The flowers are small, greenish-yellow, in dense spikes to 2 cm long. The fruit Resembles blackberries, cylindrical, 1 to 1 1/4 inch long, fleshy multiple of drupes. White mulberries can produce white, lavender or black fruit.
The fruits are generally very sweet but often lacking in needed tartness. The fruits are ready for harvest in late spring.
Fruits may be eaten raw or cooked. Fruits are an ingredient of a particularly seductive drink known as Mulberry Wine.
Most of Italy's silk comes from the communities around the northern city of Como, where the white mulberry is raised for this purpose.
Pliny, Ovid and Virgil wrote about the mulberry, which was raised on farms throughout the Italian peninsula, but while the Romans associated silk with its leaves, they may not have understood that silk worms actually produced the substance.
- Pliny speaks of its employment in medicine and also describes its use in Egypt and Cyprus. He further relates:
'Of all the cultivated trees, the Mulberry is the last that buds, which it never does until the cold weather is past, and it is therefore called the wisest of trees. But when it begins to put forth buds, it dispatches the business in one night, and that with so much force, that their breaking forth may be evidently heard.'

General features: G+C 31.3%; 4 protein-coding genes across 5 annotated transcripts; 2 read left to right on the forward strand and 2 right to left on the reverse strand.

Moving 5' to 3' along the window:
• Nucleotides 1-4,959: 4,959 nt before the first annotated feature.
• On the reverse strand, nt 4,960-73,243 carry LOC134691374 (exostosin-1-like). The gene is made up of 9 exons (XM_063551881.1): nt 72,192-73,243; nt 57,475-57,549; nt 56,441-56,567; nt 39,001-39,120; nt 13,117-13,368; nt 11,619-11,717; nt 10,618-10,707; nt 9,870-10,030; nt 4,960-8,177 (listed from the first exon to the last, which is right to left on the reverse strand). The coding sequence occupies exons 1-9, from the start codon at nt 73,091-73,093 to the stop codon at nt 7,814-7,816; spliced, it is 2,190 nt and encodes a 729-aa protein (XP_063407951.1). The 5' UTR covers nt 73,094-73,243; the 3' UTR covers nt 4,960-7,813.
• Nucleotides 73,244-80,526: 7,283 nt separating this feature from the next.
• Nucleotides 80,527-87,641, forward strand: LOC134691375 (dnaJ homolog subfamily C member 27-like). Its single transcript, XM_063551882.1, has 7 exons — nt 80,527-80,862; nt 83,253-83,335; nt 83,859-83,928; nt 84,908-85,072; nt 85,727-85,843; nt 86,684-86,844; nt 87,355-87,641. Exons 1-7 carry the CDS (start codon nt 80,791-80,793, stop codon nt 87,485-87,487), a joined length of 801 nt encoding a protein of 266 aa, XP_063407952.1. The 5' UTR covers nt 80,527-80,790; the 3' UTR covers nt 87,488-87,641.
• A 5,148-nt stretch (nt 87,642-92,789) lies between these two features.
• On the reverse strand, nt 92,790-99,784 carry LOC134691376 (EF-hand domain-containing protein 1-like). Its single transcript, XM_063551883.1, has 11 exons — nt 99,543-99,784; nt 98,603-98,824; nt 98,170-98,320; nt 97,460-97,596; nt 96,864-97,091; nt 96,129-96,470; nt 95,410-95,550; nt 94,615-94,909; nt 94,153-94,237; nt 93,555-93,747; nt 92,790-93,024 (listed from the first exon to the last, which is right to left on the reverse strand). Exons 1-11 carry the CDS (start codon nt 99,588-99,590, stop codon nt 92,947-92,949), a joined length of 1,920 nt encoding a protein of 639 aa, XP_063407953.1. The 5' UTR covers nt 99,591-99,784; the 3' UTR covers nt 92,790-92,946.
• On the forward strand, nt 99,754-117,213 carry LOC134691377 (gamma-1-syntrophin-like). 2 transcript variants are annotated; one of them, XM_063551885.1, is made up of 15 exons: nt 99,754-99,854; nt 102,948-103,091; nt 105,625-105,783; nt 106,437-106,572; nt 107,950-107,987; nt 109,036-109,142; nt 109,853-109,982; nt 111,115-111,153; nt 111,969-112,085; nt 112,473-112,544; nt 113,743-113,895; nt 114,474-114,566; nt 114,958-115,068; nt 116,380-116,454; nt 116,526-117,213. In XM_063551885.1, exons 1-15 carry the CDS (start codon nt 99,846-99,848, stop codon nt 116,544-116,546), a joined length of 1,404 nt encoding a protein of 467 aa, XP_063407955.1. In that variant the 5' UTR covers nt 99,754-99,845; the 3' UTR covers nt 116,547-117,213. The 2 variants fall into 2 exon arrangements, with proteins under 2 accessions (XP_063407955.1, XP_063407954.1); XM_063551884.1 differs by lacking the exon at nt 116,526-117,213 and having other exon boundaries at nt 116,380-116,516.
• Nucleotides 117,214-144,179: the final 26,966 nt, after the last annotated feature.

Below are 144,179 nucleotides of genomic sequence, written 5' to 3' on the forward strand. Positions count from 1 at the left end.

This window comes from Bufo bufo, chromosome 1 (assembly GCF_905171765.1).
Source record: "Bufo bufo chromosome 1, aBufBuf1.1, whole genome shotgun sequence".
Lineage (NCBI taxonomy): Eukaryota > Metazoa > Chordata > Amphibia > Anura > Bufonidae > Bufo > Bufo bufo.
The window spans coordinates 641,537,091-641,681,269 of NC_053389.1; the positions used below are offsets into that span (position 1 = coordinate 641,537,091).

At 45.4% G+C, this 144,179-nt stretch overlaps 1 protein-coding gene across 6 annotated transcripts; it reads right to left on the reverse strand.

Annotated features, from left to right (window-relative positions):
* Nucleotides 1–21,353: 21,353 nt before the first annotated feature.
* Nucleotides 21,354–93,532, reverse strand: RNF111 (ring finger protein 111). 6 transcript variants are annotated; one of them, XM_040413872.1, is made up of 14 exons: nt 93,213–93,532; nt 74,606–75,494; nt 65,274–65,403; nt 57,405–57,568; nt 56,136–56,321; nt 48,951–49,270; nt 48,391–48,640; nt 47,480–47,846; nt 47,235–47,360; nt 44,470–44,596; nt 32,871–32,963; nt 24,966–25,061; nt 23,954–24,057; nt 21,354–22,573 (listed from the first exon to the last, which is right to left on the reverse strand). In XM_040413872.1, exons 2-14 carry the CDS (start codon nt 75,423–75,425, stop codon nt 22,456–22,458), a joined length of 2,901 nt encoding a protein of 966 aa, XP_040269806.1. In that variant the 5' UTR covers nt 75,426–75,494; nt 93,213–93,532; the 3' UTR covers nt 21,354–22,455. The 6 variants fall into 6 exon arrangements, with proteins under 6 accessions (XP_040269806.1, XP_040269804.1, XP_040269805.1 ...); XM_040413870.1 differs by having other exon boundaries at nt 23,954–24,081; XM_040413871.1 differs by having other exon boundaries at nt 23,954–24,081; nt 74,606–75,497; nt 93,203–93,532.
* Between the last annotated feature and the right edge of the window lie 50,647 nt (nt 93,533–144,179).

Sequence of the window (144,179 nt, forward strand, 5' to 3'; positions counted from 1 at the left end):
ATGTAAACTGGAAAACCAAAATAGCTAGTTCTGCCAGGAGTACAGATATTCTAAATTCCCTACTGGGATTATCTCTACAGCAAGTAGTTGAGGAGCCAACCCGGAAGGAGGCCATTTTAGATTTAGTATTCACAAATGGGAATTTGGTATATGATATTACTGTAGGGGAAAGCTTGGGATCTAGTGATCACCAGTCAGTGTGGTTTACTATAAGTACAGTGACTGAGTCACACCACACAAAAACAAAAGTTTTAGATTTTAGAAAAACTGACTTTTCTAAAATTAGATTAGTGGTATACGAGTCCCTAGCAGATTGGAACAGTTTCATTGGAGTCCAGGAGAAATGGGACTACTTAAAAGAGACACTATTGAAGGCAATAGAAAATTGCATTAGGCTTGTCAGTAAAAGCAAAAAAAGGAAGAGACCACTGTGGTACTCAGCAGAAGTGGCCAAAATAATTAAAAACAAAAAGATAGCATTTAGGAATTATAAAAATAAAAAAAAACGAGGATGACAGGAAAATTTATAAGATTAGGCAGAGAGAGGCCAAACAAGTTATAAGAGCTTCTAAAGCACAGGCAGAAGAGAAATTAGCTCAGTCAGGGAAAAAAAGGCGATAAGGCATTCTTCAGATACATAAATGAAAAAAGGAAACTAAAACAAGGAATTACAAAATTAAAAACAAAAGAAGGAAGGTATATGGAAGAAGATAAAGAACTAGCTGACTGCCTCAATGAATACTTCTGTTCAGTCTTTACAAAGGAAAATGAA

It has been suggested that the generic name of the Mulberry, Morus, has been derived from the Latin word mora (delay), from this tardy expansion of the buds, and as the wisest of its fellows, the tree was dedicated by the Ancients to Minerva, goddess of wisdom.
- Ovid (43 BCE - 17CE), in Metamorphoses, tells the story of the star-crossed lovers Pyramus and Thisbe, who killed themselves beneath a fruiting white mulberry. When the dying Thisbe prayed to the gods that the tree would "always have fruit of a dark and mournful hue, to make men remember the blood we two have shed," the gods granted her wish and changed the white mulberry into the black mulberry, which stains the hands a reddish color